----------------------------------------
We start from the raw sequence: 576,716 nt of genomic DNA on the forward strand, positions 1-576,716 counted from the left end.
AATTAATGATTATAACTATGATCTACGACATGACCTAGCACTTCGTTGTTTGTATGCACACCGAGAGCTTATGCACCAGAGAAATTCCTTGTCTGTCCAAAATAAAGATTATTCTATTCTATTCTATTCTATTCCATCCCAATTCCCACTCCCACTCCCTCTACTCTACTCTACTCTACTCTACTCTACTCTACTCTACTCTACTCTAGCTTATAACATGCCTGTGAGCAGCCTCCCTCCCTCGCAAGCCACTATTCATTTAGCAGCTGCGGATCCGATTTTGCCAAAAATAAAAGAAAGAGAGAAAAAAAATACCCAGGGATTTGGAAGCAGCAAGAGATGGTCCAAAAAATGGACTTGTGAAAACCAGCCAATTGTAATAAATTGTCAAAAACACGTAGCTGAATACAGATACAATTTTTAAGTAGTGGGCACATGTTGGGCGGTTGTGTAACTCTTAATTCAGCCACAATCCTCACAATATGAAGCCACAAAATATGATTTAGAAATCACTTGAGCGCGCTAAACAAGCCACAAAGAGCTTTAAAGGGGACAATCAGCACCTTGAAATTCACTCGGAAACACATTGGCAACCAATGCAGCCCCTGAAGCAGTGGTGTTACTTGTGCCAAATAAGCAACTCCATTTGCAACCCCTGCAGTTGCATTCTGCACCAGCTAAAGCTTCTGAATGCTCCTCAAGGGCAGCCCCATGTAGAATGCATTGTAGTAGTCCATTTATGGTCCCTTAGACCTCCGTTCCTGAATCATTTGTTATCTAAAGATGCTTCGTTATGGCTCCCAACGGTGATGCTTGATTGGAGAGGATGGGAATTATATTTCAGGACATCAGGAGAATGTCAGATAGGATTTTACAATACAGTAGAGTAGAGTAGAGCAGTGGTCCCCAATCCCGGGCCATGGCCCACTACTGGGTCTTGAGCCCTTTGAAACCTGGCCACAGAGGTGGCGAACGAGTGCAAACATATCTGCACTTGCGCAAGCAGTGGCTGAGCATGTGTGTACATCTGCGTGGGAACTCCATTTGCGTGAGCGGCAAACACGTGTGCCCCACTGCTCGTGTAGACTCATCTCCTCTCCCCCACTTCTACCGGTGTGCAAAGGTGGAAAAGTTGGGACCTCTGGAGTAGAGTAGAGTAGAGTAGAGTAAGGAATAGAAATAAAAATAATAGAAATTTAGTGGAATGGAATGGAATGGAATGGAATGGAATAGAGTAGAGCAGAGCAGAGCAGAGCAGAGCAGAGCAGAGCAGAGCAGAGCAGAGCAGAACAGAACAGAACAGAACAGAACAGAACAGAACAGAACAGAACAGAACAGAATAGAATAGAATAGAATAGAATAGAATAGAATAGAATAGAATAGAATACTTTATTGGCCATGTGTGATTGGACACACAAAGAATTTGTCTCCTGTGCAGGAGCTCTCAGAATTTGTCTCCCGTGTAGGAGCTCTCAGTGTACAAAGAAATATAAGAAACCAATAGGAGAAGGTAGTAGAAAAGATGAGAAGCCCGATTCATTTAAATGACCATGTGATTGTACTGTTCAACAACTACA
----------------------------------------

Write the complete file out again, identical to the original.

We start from the raw sequence: 576,716 nt of genomic DNA on the forward strand, positions 1-576,716 counted from the left end.
AATTAATGATTATAACTATGATCTACGACATGACCTAGCACTTCGTTGTTTGTATGCACACCGAGAGCTTATGCACCAGAGAAATTCCTTGTCTGTCCAAAATAAAGATTATTCTATTCTATTCTATTCTATTCCATCCCAATTCCCACTCCCACTCCCTCTACTCTACTCTACTCTACTCTACTCTACTCTACTCTACTCTACTCTAGCTTATAACATGCCTGTGAGCAGCCTCCCTCCCTCGCAAGCCACTATTCATTTAGCAGCTGCGGATCCGATTTTGCCAAAAATAAAAGAAAGAGAGAAAAAAAATACCCAGGGATTTGGAAGCAGCAAGAGATGGTCCAAAAAATGGACTTGTGAAAACCAGCCAATTGTAATAAATTGTCAAAAACACGTAGCTGAATACAGATACAATTTTTAAGTAGTGGGCACATGTTGGGCGGTTGTGTAACTCTTAATTCAGCCACAATCCTCACAATATGAAGCCACAAAATATGATTTAGAAATCACTTGAGCGCGCTAAACAAGCCACAAAGAGCTTTAAAGGGGACAATCAGCACCTTGAAATTCACTCGGAAACACATTGGCAACCAATGCAGCCCCTGAAGCAGTGGTGTTACTTGTGCCAAATAAGCAACTCCATTTGCAACCCCTGCAGTTGCATTCTGCACCAGCTAAAGCTTCTGAATGCTCCTCAAGGGCAGCCCCATGTAGAATGCATTGTAGTAGTCCATTTATGGTCCCTTAGACCTCCGTTCCTGAATCATTTGTTATCTAAAGATGCTTCGTTATGGCTCCCAACGGTGATGCTTGATTGGAGAGGATGGGAATTATATTTCAGGACATCAGGAGAATGTCAGATAGGATTTTACAATACAGTAGAGTAGAGTAGAGCAGTGGTCCCCAATCCCGGGCCATGGCCCACTACTGGGTCTTGAGCCCTTTGAAACCTGGCCACAGAGGTGGCGAACGAGTGCAAACATATCTGCACTTGCGCAAGCAGTGGCTGAGCATGTGTGTACATCTGCGTGGGAACTCCATTTGCGTGAGCGGCAAACACGTGTGCCCCACTGCTCGTGTAGACTCATCTCCTCTCCCCCACTTCTACCGGTGTGCAAAGGTGGAAAAGTTGGGACCTCTGGAGTAGAGTAGAGTAGAGTAGAGTAAGGAATAGAAATAAAAATAATAGAAATTTAGTGGAATGGAATGGAATGGAATGGAATGGAATAGAGTAGAGCAGAGCAGAGCAGAGCAGAGCAGAGCAGAGCAGAGCAGAGCAGAGCAGAACAGAACAGAACAGAACAGAACAGAACAGAACAGAACAGAACAGAACAGAATAGAATAGAATAGAATAGAATAGAATAGAATAGAATAGAATAGAATACTTTATTGGCCATGTGTGATTGGACACACAAAGAATTTGTCTCCTGTGCAGGAGCTCTCAGAATTTGTCTCCCGTGTAGGAGCTCTCAGTGTACAAAGAAATATAAGAAACCAATAGGAGAAGGTAGTAGAAAAGATGAGAAGCCCGATTCATTTAAATGACCATGTGATTGTACTGTTCAACAACTACA